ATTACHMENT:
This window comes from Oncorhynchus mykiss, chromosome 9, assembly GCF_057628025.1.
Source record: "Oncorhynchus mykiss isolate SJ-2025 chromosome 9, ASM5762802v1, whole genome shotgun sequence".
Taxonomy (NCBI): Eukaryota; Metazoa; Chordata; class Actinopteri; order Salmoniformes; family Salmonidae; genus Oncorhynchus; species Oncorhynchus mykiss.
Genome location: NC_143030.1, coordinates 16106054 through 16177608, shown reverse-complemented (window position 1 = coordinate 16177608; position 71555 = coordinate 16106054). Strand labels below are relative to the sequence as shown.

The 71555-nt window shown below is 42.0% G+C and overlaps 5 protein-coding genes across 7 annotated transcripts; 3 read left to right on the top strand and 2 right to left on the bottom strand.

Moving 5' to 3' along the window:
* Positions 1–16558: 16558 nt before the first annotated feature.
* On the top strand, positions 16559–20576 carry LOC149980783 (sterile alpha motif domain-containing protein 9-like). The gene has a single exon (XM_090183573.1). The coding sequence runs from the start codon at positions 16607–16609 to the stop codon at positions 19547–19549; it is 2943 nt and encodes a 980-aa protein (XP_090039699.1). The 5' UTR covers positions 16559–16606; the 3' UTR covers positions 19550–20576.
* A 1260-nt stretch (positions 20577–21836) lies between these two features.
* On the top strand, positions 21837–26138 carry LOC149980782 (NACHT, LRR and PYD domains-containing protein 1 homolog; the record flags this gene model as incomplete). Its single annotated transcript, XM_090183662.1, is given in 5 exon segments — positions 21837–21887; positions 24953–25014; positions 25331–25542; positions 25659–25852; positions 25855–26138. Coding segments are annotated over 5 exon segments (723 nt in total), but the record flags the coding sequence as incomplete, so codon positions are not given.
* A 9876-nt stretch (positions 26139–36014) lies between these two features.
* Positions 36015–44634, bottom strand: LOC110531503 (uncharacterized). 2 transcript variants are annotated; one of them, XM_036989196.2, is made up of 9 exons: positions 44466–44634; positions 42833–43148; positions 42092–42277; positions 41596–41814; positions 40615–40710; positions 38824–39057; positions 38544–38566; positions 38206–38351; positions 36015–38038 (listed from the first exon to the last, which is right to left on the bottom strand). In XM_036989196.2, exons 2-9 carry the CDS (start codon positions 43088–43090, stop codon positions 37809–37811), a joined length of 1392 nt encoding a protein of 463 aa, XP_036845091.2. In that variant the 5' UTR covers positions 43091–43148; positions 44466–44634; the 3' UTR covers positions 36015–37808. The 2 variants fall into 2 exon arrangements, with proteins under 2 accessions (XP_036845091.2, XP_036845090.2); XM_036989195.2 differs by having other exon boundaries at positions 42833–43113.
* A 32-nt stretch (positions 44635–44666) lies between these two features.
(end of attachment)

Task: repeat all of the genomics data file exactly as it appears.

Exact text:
This window comes from Oncorhynchus mykiss, chromosome 9, assembly GCF_057628025.1.
Source record: "Oncorhynchus mykiss isolate SJ-2025 chromosome 9, ASM5762802v1, whole genome shotgun sequence".
Taxonomy (NCBI): Eukaryota; Metazoa; Chordata; class Actinopteri; order Salmoniformes; family Salmonidae; genus Oncorhynchus; species Oncorhynchus mykiss.
Genome location: NC_143030.1, coordinates 16106054 through 16177608, shown reverse-complemented (window position 1 = coordinate 16177608; position 71555 = coordinate 16106054). Strand labels below are relative to the sequence as shown.

The 71555-nt window shown below is 42.0% G+C and overlaps 5 protein-coding genes across 7 annotated transcripts; 3 read left to right on the top strand and 2 right to left on the bottom strand.

Moving 5' to 3' along the window:
* Positions 1–16558: 16558 nt before the first annotated feature.
* On the top strand, positions 16559–20576 carry LOC149980783 (sterile alpha motif domain-containing protein 9-like). The gene has a single exon (XM_090183573.1). The coding sequence runs from the start codon at positions 16607–16609 to the stop codon at positions 19547–19549; it is 2943 nt and encodes a 980-aa protein (XP_090039699.1). The 5' UTR covers positions 16559–16606; the 3' UTR covers positions 19550–20576.
* A 1260-nt stretch (positions 20577–21836) lies between these two features.
* On the top strand, positions 21837–26138 carry LOC149980782 (NACHT, LRR and PYD domains-containing protein 1 homolog; the record flags this gene model as incomplete). Its single annotated transcript, XM_090183662.1, is given in 5 exon segments — positions 21837–21887; positions 24953–25014; positions 25331–25542; positions 25659–25852; positions 25855–26138. Coding segments are annotated over 5 exon segments (723 nt in total), but the record flags the coding sequence as incomplete, so codon positions are not given.
* A 9876-nt stretch (positions 26139–36014) lies between these two features.
* Positions 36015–44634, bottom strand: LOC110531503 (uncharacterized). 2 transcript variants are annotated; one of them, XM_036989196.2, is made up of 9 exons: positions 44466–44634; positions 42833–43148; positions 42092–42277; positions 41596–41814; positions 40615–40710; positions 38824–39057; positions 38544–38566; positions 38206–38351; positions 36015–38038 (listed from the first exon to the last, which is right to left on the bottom strand). In XM_036989196.2, exons 2-9 carry the CDS (start codon positions 43088–43090, stop codon positions 37809–37811), a joined length of 1392 nt encoding a protein of 463 aa, XP_036845091.2. In that variant the 5' UTR covers positions 43091–43148; positions 44466–44634; the 3' UTR covers positions 36015–37808. The 2 variants fall into 2 exon arrangements, with proteins under 2 accessions (XP_036845091.2, XP_036845090.2); XM_036989195.2 differs by having other exon boundaries at positions 42833–43113.
* A 32-nt stretch (positions 44635–44666) lies between these two features.